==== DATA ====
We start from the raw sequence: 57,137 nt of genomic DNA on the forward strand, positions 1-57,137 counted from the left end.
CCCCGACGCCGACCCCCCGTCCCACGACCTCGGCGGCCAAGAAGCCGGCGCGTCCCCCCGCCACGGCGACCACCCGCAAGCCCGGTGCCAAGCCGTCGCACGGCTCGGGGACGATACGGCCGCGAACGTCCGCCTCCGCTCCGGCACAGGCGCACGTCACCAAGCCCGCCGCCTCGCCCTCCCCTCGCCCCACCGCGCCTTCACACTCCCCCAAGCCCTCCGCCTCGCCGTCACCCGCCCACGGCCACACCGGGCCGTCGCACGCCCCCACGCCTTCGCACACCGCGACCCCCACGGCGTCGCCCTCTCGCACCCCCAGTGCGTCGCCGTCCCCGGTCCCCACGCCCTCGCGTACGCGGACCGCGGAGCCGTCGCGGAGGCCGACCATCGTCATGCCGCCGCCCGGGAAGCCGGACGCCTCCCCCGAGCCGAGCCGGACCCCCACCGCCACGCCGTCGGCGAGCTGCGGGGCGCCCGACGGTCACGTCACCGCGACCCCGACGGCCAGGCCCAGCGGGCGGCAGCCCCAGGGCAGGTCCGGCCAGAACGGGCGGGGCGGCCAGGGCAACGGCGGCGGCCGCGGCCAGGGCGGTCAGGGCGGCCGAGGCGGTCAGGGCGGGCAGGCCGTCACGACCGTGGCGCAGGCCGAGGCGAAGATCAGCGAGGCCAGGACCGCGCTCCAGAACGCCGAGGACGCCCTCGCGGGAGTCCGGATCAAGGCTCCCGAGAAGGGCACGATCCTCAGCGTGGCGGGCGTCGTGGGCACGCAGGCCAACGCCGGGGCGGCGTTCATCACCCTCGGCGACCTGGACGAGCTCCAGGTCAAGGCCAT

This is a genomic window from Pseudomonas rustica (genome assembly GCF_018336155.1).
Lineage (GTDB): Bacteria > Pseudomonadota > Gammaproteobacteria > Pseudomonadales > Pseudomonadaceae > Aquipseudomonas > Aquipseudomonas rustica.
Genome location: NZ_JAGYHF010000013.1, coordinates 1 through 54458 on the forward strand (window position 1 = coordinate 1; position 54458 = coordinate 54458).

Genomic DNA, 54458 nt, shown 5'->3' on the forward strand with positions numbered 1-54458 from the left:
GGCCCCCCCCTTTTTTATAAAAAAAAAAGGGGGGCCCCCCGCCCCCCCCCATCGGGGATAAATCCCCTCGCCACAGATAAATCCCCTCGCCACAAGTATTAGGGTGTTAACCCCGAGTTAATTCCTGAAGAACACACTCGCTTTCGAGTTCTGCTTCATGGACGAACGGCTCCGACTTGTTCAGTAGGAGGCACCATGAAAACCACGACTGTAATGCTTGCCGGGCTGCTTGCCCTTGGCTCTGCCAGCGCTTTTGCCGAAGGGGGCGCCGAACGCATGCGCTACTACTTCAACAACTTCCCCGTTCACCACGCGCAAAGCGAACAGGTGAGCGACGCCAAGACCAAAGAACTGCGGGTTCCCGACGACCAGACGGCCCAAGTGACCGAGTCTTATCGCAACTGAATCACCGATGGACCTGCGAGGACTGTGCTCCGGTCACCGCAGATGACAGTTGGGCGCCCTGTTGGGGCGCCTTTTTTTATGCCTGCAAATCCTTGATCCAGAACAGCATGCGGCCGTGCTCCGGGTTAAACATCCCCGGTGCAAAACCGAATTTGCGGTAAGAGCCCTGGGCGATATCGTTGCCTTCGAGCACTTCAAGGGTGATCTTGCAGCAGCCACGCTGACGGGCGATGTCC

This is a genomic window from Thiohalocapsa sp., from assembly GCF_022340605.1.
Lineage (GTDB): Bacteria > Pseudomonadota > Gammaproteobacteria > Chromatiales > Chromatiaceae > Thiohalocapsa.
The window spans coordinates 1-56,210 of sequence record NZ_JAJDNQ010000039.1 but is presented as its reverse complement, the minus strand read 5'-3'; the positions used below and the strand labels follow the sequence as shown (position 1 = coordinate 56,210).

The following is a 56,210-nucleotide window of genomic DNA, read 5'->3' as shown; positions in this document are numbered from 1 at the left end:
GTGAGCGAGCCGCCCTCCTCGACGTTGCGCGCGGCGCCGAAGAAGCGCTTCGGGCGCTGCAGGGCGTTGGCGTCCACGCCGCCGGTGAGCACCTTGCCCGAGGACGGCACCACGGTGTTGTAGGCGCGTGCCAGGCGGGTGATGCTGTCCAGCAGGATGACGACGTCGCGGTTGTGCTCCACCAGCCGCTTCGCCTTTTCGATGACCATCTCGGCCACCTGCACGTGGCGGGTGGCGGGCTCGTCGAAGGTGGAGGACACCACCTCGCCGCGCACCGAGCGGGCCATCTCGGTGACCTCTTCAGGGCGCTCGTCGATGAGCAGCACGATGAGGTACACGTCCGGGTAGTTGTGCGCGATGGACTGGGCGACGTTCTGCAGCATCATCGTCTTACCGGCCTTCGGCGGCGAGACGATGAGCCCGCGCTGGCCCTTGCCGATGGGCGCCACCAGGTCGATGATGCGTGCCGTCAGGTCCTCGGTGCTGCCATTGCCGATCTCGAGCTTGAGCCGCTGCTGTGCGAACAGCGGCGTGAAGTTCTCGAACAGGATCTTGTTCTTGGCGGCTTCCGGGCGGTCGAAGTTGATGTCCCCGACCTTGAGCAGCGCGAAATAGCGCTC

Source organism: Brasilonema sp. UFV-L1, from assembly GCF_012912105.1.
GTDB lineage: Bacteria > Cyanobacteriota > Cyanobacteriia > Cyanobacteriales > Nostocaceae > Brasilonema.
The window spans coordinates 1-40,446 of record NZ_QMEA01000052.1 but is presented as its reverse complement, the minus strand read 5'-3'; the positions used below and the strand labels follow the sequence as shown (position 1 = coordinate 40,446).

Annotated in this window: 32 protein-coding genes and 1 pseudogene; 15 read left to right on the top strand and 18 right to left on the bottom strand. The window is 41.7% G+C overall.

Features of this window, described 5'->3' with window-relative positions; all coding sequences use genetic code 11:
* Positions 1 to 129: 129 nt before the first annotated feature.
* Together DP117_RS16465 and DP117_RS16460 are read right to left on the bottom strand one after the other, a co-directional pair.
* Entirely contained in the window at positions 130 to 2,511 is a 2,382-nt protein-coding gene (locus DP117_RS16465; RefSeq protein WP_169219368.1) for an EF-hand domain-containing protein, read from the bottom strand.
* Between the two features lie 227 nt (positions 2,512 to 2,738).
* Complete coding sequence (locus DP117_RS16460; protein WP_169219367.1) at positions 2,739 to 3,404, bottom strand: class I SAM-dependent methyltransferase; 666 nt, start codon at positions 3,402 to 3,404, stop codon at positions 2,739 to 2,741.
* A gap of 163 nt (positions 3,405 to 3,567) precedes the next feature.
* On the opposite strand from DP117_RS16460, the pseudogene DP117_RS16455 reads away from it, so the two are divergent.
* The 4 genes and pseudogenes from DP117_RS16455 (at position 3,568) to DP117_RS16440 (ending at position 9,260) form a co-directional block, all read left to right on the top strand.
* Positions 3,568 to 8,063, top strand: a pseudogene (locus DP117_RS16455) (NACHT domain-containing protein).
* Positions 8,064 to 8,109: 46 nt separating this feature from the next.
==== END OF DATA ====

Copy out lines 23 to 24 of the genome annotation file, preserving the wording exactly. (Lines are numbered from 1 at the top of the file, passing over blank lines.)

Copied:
* A gap of 163 nt (positions 3,405 to 3,567) precedes the next feature.
* On the opposite strand from DP117_RS16460, the pseudogene DP117_RS16455 reads away from it, so the two are divergent.